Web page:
I loved San Diego and Hawaii is heaven on earth, but the lack of change, just one beautiful day after another, gets boring to me, but boring in a good way I suppose. I'd rather get exercise chopping wood for a stove than joining a health club.
You list pretty women with long legs and easy smiles second to last? He'll with the wildlife, go for the wild life!Oh well, here goes: Sold the pricey suburban hacienda in F'field CTY over a decade ago and landed in SW Montana.
Miss: Good bagels. Good Italian. Even fair oriental of any nationality. Cheap air travel. Social/ethnic diversity.
Don't miss: Needing an interpreter to get a cup of coffee (yeah, I know how that sounds).
Like: Walking out on the deck and seeing 5 mountain ranges. Big Browns. Big Rainbows. Big skies. Big trails. Big waters. Wild life not pests - part of the scenery. Having 147 antelope bunk in your backyard in a snow storm is a hoot. Pretty women with long legs and easy smiles. Polite children!
Come to the Bay area of California if you want vast selections of wonderful Asian cuisine. By the hotel I am staying at there is Chinese, Japanese, Thai, Korean, Indian, and Vietnamese. Second most prevalent is Mexican. Real, authentic Mexican...not the americanized On The Border stuff. Bagels, sadly, are hard to find. But I don't need them anyway. Seafood, especially crab, is also plentiful. And forget about donuts. Dunkin Donuts shops are non-existent, and haven"t seen any other chains for that matter. Starbucks, though, are everywhereOne thing that Rocky mentions above is missing good bagels, italian and oriental.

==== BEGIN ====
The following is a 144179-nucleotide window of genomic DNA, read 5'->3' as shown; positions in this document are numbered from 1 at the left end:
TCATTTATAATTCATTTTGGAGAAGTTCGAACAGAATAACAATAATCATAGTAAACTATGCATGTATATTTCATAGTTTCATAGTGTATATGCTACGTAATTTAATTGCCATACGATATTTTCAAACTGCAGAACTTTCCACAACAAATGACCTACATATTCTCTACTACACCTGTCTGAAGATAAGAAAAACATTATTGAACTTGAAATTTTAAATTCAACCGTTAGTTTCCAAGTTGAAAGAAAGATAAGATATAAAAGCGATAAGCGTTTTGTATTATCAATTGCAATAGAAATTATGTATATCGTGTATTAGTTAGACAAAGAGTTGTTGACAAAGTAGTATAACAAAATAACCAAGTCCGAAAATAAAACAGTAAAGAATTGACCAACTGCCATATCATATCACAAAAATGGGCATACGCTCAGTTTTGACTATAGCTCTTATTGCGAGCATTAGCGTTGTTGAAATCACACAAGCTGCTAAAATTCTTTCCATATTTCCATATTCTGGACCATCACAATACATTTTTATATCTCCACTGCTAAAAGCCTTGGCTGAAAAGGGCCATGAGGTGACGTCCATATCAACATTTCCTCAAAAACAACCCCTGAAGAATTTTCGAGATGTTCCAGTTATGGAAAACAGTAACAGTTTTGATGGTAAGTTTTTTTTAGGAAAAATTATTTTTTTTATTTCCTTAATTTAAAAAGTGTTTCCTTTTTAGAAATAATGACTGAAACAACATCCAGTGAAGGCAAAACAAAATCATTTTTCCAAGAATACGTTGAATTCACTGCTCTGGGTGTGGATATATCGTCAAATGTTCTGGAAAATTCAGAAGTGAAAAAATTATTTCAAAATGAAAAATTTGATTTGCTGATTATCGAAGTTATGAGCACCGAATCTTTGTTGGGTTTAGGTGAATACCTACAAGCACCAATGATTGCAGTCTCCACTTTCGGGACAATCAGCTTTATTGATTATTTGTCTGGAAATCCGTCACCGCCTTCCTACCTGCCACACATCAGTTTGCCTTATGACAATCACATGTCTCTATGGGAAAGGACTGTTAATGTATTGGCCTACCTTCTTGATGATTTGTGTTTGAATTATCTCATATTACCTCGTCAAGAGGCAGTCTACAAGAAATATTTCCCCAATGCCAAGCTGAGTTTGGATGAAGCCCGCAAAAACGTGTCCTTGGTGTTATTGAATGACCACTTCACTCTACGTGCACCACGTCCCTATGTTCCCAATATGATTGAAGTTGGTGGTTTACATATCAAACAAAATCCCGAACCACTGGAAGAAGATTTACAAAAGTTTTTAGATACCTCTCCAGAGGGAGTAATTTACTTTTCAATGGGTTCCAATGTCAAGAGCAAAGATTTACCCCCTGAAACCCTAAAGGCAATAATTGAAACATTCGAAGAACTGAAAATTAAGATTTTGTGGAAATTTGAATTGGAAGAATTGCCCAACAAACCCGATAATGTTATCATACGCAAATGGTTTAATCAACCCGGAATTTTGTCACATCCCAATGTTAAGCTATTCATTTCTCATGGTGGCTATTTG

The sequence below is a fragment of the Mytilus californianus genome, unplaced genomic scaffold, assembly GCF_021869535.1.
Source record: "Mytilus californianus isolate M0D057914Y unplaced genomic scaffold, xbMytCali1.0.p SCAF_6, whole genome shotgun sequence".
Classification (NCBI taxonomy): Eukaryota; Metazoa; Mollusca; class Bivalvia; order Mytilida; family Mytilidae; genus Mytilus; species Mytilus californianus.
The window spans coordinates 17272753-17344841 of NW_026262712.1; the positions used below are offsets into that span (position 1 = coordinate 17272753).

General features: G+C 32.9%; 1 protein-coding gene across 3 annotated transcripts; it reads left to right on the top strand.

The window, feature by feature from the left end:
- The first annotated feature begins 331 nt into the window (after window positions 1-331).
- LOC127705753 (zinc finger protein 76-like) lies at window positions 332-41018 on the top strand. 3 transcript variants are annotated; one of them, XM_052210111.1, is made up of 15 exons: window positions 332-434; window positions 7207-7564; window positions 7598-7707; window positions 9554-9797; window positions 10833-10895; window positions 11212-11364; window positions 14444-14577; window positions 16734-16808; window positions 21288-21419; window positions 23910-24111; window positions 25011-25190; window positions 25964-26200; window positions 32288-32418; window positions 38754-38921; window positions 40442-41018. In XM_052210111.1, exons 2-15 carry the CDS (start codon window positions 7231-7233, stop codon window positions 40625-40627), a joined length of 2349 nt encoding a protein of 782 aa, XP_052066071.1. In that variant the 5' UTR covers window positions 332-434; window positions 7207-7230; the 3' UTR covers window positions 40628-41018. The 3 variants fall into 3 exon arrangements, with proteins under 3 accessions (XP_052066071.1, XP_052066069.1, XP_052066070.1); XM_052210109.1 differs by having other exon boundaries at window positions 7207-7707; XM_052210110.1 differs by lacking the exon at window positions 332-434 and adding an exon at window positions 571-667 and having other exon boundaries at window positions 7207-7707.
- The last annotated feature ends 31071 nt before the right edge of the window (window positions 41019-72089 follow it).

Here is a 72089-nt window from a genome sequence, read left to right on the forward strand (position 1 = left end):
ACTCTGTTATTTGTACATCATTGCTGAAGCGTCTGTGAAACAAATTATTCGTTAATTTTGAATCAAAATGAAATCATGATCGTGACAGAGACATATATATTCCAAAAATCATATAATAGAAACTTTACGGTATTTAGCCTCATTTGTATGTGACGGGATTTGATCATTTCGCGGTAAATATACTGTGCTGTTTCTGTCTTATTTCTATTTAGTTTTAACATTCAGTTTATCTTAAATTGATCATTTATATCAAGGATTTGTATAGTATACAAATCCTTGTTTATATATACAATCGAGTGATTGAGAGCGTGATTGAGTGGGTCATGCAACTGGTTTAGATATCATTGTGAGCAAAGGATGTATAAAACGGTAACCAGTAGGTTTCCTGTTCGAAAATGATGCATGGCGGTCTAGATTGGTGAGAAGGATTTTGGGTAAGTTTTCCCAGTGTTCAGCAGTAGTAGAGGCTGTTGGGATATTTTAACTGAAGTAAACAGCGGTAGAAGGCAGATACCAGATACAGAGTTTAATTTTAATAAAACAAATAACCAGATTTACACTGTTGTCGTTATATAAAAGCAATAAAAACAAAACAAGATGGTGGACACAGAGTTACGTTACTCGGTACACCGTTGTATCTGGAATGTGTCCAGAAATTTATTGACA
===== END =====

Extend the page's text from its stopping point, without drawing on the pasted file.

This is a common complaint if you leave the NY area, I don't think there is any area quite like it.
- Bagels are a lost cause, although the Breugger's chain is decent. Some flavors are actually good.
- Bread is often an issue in some areas - my in-laws in Tucson complain endlessly. We are fortunate in Tucson to have "Beyond Bread" which is a bread bakery / restaurant that does some wonderful breads.
- Some of the Italian is fine, it is PIZZA that is impossible. Have found 3 restaurants (so far) with edible Pizza, but none of them - even the one run by transplanted Long Islanders - duplicate New York area pizza.
- Asian is difficult - my wife was astounded to find that "duck sauce", a condiment she likes to use, just doesn't exist out here. In NJ, you always got packets with take out. PF Chang's is a very tasty chain Asian restaurant, but it isn't NY / NJ Chinese.
Come to the Bay area of California if you want vast selections of wonderful Asian cuisine. By the hotel I am staying at there is Chinese, Japanese, Thai, Korean, Indian, and Vietnamese. Second most prevalent is Mexican. Real, authentic Mexican...not the americanized On The Border stuff. Bagels, sadly, are hard to find. But I don't need them anyway. Seafood, especially crab, is also plentiful. And forget about donuts. Dunkin Donuts shops are non-existent, and haven"t seen any other chains for that matter. Starbucks, though, are everywhere